The Antiquarian Society houses one of the country's largest collections of early American stereographs. Stereographs, an early form of three-dimensional photograph, were a major vehicle for popular education and entertainment in the latter part of the nineteenth century. Many nineteenth-century photographers now regarded as fine artists produced significant bodies of work in stereograph form; among these were Timothy O'Sullivan, Carleton Watkins, and Eadweard Muybridge. Stereographs were also used for journalistic reporting on many of the current events of the period: parades, disasters, and political events. The Civil War and the Spanish-American War are also documented on stereocards with textual commentary.
The stereograph, otherwise known as the stereogram, stereoptican, or stereo view, was the nineteenth-century predecessor of the Polaroid, with an imaginative flair. Placed on cardboard were two almost identical photographs, side by side, to be viewed with a stereoscope. When viewed through a stereoscope, the photograph appeared three-dimensional, an awe-inspiring illusion for anyone during that time. The author Oliver Wendell Holmes, who invented an affordable stereo viewer for the American market, wrote in the Atlantic Monthly of June 1859 that "the first effect of looking at a good photograph through the stereoscope is a surprise such as no painting ever produced. The mind feels its way into the very depths of the picture. The scraggy branches of a tree in the foreground run out at us as if they would scratch our eyes out. The elbow of a figure stands forth as to make us almost uncomfortable."
Stereography, from the outset, was a commercial success. Entrepreneurs often re-used images without giving proper credit to the photographer. The cards were in such demand that many believed libraries devoted exclusively to stereographic images would have to be constructed. It was a democratic invention because the photographs reached across class lines, and were affordable even to the poor and lower middle class. Many displayed views of far-away lands, making the travel experience, through photography, available to the general population. Its affordability and availability made stereography a widespread phenomenon spanning over sixty years.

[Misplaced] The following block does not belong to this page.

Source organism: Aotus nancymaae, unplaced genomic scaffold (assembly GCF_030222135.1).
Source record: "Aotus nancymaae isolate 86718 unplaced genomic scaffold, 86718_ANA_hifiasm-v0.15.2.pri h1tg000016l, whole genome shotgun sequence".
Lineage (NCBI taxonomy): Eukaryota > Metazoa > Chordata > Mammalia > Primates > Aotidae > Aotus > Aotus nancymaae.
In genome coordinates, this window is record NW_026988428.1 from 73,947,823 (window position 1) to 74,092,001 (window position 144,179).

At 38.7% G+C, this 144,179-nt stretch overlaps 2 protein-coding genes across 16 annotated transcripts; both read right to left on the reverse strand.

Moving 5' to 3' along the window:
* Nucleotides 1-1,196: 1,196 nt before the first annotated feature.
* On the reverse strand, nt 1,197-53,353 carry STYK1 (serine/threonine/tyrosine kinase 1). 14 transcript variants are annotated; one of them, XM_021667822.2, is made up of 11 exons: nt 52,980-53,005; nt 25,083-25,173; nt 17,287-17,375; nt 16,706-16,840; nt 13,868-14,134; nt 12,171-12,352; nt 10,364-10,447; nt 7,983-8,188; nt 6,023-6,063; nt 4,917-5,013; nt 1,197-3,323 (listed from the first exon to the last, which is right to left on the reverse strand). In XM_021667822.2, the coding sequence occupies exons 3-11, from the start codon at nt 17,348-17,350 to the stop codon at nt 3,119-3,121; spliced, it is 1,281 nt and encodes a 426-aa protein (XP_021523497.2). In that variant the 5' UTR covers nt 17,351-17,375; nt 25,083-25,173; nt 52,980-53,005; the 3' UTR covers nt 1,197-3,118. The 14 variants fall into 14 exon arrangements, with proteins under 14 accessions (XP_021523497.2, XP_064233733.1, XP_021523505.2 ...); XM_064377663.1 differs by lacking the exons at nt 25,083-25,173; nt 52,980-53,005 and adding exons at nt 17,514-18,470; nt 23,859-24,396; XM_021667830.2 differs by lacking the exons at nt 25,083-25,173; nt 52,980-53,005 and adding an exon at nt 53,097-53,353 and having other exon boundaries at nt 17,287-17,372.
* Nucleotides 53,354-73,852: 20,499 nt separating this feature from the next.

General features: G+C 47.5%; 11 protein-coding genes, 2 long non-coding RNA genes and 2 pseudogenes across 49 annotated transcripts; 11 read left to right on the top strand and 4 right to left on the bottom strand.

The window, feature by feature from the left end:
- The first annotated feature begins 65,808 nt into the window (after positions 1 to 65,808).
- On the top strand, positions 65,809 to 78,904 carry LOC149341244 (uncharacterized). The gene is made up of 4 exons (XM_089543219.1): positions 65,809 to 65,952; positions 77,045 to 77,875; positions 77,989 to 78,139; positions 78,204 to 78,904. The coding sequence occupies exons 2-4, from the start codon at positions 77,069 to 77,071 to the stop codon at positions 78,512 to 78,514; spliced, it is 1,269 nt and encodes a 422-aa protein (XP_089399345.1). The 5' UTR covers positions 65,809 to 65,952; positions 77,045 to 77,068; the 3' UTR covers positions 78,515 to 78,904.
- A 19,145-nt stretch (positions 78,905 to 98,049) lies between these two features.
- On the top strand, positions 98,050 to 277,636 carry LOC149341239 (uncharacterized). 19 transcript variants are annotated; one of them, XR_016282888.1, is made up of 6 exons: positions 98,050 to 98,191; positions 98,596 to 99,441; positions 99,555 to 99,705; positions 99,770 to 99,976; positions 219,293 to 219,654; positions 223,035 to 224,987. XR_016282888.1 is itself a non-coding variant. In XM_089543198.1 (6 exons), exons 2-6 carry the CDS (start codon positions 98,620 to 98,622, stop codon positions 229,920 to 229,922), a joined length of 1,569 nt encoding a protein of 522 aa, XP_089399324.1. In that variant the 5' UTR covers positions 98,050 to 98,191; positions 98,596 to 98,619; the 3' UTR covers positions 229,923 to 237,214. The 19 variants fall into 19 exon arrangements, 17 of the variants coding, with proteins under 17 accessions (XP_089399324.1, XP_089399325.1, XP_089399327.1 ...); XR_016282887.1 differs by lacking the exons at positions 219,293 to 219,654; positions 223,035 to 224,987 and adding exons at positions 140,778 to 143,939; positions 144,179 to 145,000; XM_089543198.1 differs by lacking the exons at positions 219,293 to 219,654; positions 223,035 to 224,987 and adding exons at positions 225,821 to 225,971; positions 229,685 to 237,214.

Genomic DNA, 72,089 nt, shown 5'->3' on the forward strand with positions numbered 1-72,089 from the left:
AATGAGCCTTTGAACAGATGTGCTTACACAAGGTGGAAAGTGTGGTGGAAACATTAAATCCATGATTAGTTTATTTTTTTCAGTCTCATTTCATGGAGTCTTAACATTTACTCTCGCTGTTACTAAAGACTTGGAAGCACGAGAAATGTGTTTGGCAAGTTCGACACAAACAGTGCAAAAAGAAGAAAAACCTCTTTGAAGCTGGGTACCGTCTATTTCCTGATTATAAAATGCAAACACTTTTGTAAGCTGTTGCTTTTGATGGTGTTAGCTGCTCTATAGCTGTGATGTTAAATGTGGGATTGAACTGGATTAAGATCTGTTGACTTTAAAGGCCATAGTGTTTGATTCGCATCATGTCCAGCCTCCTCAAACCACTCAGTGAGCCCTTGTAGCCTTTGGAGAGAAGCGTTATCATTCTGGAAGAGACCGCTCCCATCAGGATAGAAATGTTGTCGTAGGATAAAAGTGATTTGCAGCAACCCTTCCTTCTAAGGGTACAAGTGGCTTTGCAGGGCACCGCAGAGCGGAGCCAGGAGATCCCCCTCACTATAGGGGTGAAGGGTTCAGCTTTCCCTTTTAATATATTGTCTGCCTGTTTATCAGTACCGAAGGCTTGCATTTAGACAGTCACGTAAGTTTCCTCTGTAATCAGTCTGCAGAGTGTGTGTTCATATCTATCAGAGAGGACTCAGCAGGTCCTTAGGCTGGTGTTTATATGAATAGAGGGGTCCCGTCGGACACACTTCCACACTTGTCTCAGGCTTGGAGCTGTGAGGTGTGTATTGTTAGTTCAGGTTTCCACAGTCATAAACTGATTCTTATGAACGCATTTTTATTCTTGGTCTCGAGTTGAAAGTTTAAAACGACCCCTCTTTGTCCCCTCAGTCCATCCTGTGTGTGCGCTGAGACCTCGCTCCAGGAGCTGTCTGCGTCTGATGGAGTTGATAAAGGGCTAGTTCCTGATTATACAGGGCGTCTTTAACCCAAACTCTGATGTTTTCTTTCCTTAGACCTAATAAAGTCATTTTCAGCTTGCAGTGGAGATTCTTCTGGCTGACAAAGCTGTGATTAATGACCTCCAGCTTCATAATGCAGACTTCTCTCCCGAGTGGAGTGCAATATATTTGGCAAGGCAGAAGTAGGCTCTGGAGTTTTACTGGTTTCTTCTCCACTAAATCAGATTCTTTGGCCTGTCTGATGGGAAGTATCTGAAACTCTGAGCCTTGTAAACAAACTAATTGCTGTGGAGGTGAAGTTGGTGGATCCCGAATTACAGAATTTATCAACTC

The images in this collection date from the mid-1850s to after the First World War. Most were made in the 1870s and 1880s. The collection includes examples of several photographic technologies, including some rare glass slides of Niagara Falls produced in the 1850s by the Langenheim Brothers. Color and monochrome photolithographs are also found here, although the overwhelming majority of the prints, of course, are albumen.
The collection contains fifty to sixty thousand stereograph cards. Most, forty or fifty thousand, are views of American landscapes and city scenes. The views are arranged by state and by place or city within a state. All regions of the continental United States and Canada are well represented, and Central and South America are represented in smaller numbers.
The remaining ten thousand cards represent a variety of genres. Some depict important historical events such as the Civil War and the Spanish-American War. Others represent types of subject--sports and games, American Indians, parades and celebrations, and paintings and statuary. Still other cards loosely categorized as "Modes and manners," "Childlife," and "Courtship and marriage," are comic or sentimental genre scenes or narrative sequences. These are a rich source for studies of popular iconography and social attitudes toward blacks, women, the Irish, drunkenness, and other subjects. A complete list of subject categories is available. For a useful survey of the history of stereographs, including assistance in the dating of stereographic cards, the reader may wish to consult William Culp Darrah's The World of Stereographs (Gettysburg, Pa., ca. 1977), available at the Society. Another recent publication is Points of View, edited by Edward Earle (Rochester, N.Y., 1979).
The stereograph today serves as a primary source for the study of nineteenth-century social history, reflecting social conventions and cultural values. Additionally, the various changes in card design reflect improved manufacturing methods and new trends within the decades that stereography was a phenomenon. The durability of the cards has enabled the American Antiquarian Society to collect and preserve thousands of stereographs. The majority of the collection consists of over 300 boxes of views organized by state, followed by city. The remainder of the collection is organized by topic.